The diagram speaks for itself...more than 50% of all energy consumed in the world (and the CO2 resulting) is due to the consumption of energy in buildings, far surpassing the automobile (at 9%) as a primary cause of global warming. And experts believe that total CO2 could be cut by 1/3 through building efficiency retrofits. In a certain way there is no real energy shortage, just an abundance of leaky and inefficient buildings. The good news for investors (and for the planet) is that the necessary revamping of the building industry represents a huge and quick-to-market business opportunity.
A watt saved is a watt earned
Great progress has been made in developing new and innovative energy technologies, but a sobering fact remains. Even if we place all our new energy technologies online to their maximum capacity, we would still fall short of global energy demand. As currently projected by a 2007 McKinsey Report
, we will need approximately 32 terawatts of annual energy production within the next 30 years. Currently we produce about 14 terawatts per year. I recently saw a fantastic lecture at West Coast Green by Kevin Surace, CEO of Serious Materials, who provided the following breakdown:
* If we immediately commission 45 nuclear plants and added 45 nuclear plants per year we would add 2 terawatts.
* If we planted 2/3 of all available plantable land with energy crops we could add 2 terawatts.
* If we converted the equivalent of 20,000 square miles of desert with solar panels we could add 2 terawatts.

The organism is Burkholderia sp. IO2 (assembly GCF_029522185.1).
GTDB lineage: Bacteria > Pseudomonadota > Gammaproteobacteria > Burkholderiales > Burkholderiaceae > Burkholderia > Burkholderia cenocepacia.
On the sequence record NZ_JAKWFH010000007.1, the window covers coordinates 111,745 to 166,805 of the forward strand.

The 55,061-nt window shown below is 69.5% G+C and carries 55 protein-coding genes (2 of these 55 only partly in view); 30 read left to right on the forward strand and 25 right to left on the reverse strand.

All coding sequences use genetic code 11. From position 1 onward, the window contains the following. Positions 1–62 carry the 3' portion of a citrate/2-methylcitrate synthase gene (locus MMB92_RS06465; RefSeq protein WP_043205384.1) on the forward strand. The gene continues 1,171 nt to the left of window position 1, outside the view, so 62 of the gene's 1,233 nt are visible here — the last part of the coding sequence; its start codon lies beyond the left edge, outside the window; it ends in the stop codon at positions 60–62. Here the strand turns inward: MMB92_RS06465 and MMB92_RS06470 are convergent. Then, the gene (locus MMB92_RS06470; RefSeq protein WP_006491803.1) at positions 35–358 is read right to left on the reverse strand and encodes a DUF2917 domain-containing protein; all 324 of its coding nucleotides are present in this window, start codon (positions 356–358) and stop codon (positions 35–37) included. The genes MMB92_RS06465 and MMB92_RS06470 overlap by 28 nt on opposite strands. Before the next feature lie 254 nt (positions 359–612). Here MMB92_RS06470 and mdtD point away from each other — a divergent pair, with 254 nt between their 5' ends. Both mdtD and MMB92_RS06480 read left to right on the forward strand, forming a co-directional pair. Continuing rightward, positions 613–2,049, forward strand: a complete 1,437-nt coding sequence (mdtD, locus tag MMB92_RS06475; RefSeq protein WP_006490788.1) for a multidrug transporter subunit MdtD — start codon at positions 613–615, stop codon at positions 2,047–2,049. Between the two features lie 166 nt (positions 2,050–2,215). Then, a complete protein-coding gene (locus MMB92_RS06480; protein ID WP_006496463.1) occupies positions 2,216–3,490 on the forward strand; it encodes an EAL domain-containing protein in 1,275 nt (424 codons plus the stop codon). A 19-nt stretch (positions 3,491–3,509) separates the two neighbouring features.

* If we implement all currently planned wind energy for the next 30 years we would add 1 terawatt.
* If we build 1 coal plant per week for the next 30 years we could add 5 terawatts.
So at best, we can only reach about 12 terawatts! This falls far short of the 18 terawatts we need to add at our current rate of growth.
The Solution is Green Building
Now, if you look at the fact that 50% of that energy demand is coming from buildings and you were able to improve the efficiency of buildings by 75% (which according to the panel at the Green Building Symposium we have the capability to do right now), we would save a full 12 terawatts, the equivalent of all the new solar, wind, nuclear, biofuel and coal combined!
It's not surprising that some of the biggest players in the investment community have been jumping into green building. A recent report by Ernst & Young puts energy efficiency at 20% of total cleantech investments in the 2nd quarter of the year. Cleantech grew 83% since last year, and of the $962 million raised in the 2nd quarter, more than $192 million went into the sector.
Unlike other cleantech industries -- solar, wind, biofuels -- the energy efficiency and green building industry is wide open, offering huge opportunities in a market where demand will soon be very, very high. The economic crisis has hit every business large and small, and everyone will soon be sharpening their pencils to figure out how to cut overhead costs. Building inefficiency is a relatively easy fix. Through energy-saving technologies like task lighting, weatherstripping, sunshades, and programmable thermostats, building operation costs can be slashed by 15% or more (according to the DOE
) while increasing employee productivity. A wise investment in trying times!